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How to draw a rectangles around a shape

  1. Jun 28, 2015 #1
    Hey all, as you can see in the below images i have an image that contains many shapes, all black and white. I need each shapes to have a rectangle drawn around it.In image pf1.png it illustrates the shapes before being fenced in red rectangles, pf2.png shows the shapes after being rectangled. I have tried 2 algorithms to try this but none run in real time, how could i achieve this? Any help apreciated

    Attached Files:

    • pf1.png
      File size:
      427 bytes
    • pf2.png
      File size:
      528 bytes
  2. jcsd
  3. Jun 28, 2015 #2


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    It's hard to know what language construct you happen to be using. You should let people know so they can give unambiguous help.

    Perhaps when you initially draw each shape, have the red box drawn around that shape immediately after its creation. That way you can set the relative position of the box according to the last shape drawn.
  4. Jun 28, 2015 #3
    there is no initial drawing.
    Im using c#
  5. Jun 28, 2015 #4


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    You might have to do some image processing then.

    Suppose any N-gon is allowed to be enclosed within a red rectangle and is drawn in black. Suppose further the background of the image is always white.

    Load the image into a 2D byte array, and loop over the image pixel by pixel. You will need to recognize particular patterns of pixels, which will inform you whether or not you need to place a red pixel or a series of red pixels in the surrounding area.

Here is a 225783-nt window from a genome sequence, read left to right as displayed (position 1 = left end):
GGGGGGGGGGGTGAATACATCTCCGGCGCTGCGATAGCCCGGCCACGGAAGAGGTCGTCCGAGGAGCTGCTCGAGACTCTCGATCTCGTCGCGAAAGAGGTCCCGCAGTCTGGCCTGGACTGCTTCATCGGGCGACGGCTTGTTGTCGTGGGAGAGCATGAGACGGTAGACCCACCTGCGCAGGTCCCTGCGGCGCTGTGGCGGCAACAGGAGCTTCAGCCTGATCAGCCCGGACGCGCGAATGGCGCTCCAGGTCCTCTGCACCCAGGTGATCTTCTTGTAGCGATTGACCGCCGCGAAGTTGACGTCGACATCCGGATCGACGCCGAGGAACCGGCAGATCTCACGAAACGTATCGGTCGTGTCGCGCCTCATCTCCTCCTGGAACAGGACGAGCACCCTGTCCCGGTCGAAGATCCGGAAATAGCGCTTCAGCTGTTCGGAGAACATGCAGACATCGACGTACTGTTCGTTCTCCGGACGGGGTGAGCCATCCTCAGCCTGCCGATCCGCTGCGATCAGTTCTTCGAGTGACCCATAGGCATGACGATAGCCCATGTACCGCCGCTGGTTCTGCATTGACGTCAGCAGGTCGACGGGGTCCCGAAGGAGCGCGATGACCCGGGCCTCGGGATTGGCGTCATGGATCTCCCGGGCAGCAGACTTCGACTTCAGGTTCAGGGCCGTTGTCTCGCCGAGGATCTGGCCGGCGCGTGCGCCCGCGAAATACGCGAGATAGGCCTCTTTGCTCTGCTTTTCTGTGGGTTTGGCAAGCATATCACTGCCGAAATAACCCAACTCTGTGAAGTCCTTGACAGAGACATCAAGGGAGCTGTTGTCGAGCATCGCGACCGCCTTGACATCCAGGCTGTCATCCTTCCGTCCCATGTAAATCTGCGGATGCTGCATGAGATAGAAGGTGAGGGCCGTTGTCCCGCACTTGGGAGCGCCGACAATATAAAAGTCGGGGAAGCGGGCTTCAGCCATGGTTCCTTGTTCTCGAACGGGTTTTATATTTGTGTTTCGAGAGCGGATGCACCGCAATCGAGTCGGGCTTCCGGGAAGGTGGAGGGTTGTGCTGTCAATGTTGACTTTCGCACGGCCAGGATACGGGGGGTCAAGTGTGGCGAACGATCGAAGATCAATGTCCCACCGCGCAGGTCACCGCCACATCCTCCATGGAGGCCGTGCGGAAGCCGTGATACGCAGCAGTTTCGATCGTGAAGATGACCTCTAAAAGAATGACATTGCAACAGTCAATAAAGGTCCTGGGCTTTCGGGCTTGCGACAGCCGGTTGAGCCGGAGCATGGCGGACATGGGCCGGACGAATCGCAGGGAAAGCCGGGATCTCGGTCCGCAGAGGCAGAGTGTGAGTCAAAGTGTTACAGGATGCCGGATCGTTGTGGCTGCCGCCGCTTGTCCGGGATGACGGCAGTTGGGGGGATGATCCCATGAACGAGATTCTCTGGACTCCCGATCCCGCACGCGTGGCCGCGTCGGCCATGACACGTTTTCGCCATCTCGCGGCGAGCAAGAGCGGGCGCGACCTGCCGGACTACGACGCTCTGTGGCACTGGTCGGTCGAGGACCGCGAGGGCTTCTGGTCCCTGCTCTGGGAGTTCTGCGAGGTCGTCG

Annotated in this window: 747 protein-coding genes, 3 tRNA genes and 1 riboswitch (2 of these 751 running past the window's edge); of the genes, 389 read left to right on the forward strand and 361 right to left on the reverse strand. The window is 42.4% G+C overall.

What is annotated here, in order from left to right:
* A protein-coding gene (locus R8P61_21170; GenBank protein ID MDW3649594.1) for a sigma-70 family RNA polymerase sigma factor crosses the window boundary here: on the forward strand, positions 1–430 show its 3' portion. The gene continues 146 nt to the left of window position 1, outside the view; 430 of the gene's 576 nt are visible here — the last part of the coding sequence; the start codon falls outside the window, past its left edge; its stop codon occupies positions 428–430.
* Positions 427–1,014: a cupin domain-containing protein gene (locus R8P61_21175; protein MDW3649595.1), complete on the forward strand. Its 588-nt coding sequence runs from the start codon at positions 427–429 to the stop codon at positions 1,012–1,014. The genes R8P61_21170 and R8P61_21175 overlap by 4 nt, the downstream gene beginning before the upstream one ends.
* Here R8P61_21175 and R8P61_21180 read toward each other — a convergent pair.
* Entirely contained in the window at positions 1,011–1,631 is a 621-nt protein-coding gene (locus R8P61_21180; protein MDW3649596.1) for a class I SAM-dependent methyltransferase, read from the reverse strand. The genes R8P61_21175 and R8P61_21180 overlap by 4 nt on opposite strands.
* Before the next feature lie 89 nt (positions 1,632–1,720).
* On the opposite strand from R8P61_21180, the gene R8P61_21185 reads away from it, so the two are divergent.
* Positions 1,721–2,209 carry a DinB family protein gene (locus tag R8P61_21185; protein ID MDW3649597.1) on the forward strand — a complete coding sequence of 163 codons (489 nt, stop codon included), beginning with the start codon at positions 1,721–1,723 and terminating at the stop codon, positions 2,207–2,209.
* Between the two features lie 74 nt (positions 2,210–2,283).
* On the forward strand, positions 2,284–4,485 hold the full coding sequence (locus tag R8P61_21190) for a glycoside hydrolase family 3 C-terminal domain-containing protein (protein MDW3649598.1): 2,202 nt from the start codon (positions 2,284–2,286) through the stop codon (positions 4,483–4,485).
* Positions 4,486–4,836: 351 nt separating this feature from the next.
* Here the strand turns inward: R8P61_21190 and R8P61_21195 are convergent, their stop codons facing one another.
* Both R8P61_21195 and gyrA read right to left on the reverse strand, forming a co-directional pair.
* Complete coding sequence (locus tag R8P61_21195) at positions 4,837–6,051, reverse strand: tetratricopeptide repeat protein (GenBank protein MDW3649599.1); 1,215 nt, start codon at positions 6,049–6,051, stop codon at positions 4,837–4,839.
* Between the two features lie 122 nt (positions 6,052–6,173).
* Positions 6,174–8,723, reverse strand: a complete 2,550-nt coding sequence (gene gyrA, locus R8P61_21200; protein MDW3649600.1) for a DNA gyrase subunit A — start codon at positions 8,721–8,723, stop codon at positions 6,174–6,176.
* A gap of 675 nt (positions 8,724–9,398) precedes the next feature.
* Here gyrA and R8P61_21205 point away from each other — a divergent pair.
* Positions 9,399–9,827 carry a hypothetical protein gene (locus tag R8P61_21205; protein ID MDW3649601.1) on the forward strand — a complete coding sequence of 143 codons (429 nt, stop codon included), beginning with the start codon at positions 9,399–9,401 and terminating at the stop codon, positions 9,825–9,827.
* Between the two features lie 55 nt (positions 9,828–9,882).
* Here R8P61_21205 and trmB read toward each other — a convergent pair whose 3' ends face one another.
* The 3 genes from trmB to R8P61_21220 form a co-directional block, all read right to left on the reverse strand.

I am unsure what patterns you will need to find because I don't know what N-gons are allowed (a hexagon for example would prove more challenging than a simple rectangle).
  6. Jun 28, 2015 #5
    Ohkay let me rephrase my problem, I need to segment an image in real time, how would i do that?
  7. Jun 28, 2015 #6
    Hey, first of all, for general real world purposes, the library you need to be working with is opencv, the open computer vision library:
    For this particular problem though, if your images look like that, its easier: merely about finding the smallest rectangles without white pixels in them. I can't immediately see the algorithm to do it, but I don't think its too hard. For instance with closed shapes with solid lines, think about a line scanning horizontally then vertically, and the way that intersects with both lines to define the area of the space.
  8. Jun 28, 2015 #7
    If all your images are as simple as that, i.e. non overlapping shapes with completely black border, you can use a flood fill algorithm to find all the black outlines. After all your outlines are actually areas.
  9. Jun 28, 2015 #8


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    Tell us some more. Can the rectangles be tilted? Can a rectangle enclose multiple shapes? Can the rectangles overlap? Just identifying disjoint shapes can be a tough problem.
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